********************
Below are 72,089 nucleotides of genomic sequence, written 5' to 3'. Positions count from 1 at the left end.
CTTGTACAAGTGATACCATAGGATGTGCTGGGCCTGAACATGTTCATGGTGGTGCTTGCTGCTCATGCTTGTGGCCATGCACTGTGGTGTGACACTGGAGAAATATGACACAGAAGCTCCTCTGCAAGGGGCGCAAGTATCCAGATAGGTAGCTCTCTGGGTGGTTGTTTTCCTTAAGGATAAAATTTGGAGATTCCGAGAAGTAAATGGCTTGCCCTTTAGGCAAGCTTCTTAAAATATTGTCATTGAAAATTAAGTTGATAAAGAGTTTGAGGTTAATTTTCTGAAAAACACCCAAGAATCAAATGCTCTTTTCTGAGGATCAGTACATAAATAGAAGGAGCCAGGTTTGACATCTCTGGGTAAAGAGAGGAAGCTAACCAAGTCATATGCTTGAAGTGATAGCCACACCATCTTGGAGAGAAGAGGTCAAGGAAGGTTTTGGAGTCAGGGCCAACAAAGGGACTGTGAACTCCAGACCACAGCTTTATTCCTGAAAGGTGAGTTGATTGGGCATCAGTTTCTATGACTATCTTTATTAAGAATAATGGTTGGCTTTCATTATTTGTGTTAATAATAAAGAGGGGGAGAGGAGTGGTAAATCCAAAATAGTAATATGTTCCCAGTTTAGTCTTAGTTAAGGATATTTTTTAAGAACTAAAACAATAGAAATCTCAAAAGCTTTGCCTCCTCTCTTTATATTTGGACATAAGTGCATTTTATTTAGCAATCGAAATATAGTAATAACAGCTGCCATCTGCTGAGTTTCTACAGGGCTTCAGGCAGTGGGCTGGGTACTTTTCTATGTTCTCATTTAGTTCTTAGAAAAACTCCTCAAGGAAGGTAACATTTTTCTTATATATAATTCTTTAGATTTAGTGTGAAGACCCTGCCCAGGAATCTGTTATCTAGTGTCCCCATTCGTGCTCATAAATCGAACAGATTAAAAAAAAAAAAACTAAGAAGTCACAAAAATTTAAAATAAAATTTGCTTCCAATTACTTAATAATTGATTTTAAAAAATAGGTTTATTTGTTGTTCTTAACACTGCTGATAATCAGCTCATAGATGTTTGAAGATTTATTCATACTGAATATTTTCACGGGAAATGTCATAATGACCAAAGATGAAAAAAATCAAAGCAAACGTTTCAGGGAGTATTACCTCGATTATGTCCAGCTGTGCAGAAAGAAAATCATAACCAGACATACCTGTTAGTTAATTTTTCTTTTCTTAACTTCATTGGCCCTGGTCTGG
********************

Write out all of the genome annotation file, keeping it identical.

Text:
Below are 72,089 nucleotides of genomic sequence, written 5' to 3'. Positions count from 1 at the left end.
CTTGTACAAGTGATACCATAGGATGTGCTGGGCCTGAACATGTTCATGGTGGTGCTTGCTGCTCATGCTTGTGGCCATGCACTGTGGTGTGACACTGGAGAAATATGACACAGAAGCTCCTCTGCAAGGGGCGCAAGTATCCAGATAGGTAGCTCTCTGGGTGGTTGTTTTCCTTAAGGATAAAATTTGGAGATTCCGAGAAGTAAATGGCTTGCCCTTTAGGCAAGCTTCTTAAAATATTGTCATTGAAAATTAAGTTGATAAAGAGTTTGAGGTTAATTTTCTGAAAAACACCCAAGAATCAAATGCTCTTTTCTGAGGATCAGTACATAAATAGAAGGAGCCAGGTTTGACATCTCTGGGTAAAGAGAGGAAGCTAACCAAGTCATATGCTTGAAGTGATAGCCACACCATCTTGGAGAGAAGAGGTCAAGGAAGGTTTTGGAGTCAGGGCCAACAAAGGGACTGTGAACTCCAGACCACAGCTTTATTCCTGAAAGGTGAGTTGATTGGGCATCAGTTTCTATGACTATCTTTATTAAGAATAATGGTTGGCTTTCATTATTTGTGTTAATAATAAAGAGGGGGAGAGGAGTGGTAAATCCAAAATAGTAATATGTTCCCAGTTTAGTCTTAGTTAAGGATATTTTTTAAGAACTAAAACAATAGAAATCTCAAAAGCTTTGCCTCCTCTCTTTATATTTGGACATAAGTGCATTTTATTTAGCAATCGAAATATAGTAATAACAGCTGCCATCTGCTGAGTTTCTACAGGGCTTCAGGCAGTGGGCTGGGTACTTTTCTATGTTCTCATTTAGTTCTTAGAAAAACTCCTCAAGGAAGGTAACATTTTTCTTATATATAATTCTTTAGATTTAGTGTGAAGACCCTGCCCAGGAATCTGTTATCTAGTGTCCCCATTCGTGCTCATAAATCGAACAGATTAAAAAAAAAAAAACTAAGAAGTCACAAAAATTTAAAATAAAATTTGCTTCCAATTACTTAATAATTGATTTTAAAAAATAGGTTTATTTGTTGTTCTTAACACTGCTGATAATCAGCTCATAGATGTTTGAAGATTTATTCATACTGAATATTTTCACGGGAAATGTCATAATGACCAAAGATGAAAAAAATCAAAGCAAACGTTTCAGGGAGTATTACCTCGATTATGTCCAGCTGTGCAGAAAGAAAATCATAACCAGACATACCTGTTAGTTAATTTTTCTTTTCTTAACTTCATTGGCCCTGGTCTGG